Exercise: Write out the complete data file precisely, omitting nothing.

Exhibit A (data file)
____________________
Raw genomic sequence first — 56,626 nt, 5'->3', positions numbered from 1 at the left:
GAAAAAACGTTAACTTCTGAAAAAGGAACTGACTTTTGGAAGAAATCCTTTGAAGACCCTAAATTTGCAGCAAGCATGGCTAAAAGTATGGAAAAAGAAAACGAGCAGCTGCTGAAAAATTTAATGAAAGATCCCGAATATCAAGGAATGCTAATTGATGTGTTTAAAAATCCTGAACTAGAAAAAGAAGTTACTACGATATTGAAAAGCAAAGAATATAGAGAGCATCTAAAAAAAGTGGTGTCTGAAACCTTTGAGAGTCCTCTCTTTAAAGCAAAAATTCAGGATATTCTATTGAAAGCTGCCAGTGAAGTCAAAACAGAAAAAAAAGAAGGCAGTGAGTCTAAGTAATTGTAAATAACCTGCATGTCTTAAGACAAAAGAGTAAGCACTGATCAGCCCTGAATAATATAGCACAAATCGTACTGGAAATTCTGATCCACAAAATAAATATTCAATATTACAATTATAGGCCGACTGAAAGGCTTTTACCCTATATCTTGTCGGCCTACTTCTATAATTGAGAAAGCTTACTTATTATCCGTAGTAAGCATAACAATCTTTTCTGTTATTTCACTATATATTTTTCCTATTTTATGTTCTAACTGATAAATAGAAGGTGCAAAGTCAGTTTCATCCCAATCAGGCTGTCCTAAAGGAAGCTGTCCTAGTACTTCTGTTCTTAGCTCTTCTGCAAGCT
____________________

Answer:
Raw genomic sequence first — 56,626 nt, 5'->3', positions numbered from 1 at the left:
GAAAAAACGTTAACTTCTGAAAAAGGAACTGACTTTTGGAAGAAATCCTTTGAAGACCCTAAATTTGCAGCAAGCATGGCTAAAAGTATGGAAAAAGAAAACGAGCAGCTGCTGAAAAATTTAATGAAAGATCCCGAATATCAAGGAATGCTAATTGATGTGTTTAAAAATCCTGAACTAGAAAAAGAAGTTACTACGATATTGAAAAGCAAAGAATATAGAGAGCATCTAAAAAAAGTGGTGTCTGAAACCTTTGAGAGTCCTCTCTTTAAAGCAAAAATTCAGGATATTCTATTGAAAGCTGCCAGTGAAGTCAAAACAGAAAAAAAAGAAGGCAGTGAGTCTAAGTAATTGTAAATAACCTGCATGTCTTAAGACAAAAGAGTAAGCACTGATCAGCCCTGAATAATATAGCACAAATCGTACTGGAAATTCTGATCCACAAAATAAATATTCAATATTACAATTATAGGCCGACTGAAAGGCTTTTACCCTATATCTTGTCGGCCTACTTCTATAATTGAGAAAGCTTACTTATTATCCGTAGTAAGCATAACAATCTTTTCTGTTATTTCACTATATATTTTTCCTATTTTATGTTCTAACTGATAAATAGAAGGTGCAAAGTCAGTTTCATCCCAATCAGGCTGTCCTAAAGGAAGCTGTCCTAGTACTTCTGTTCTTAGCTCTTCTGCAAGCT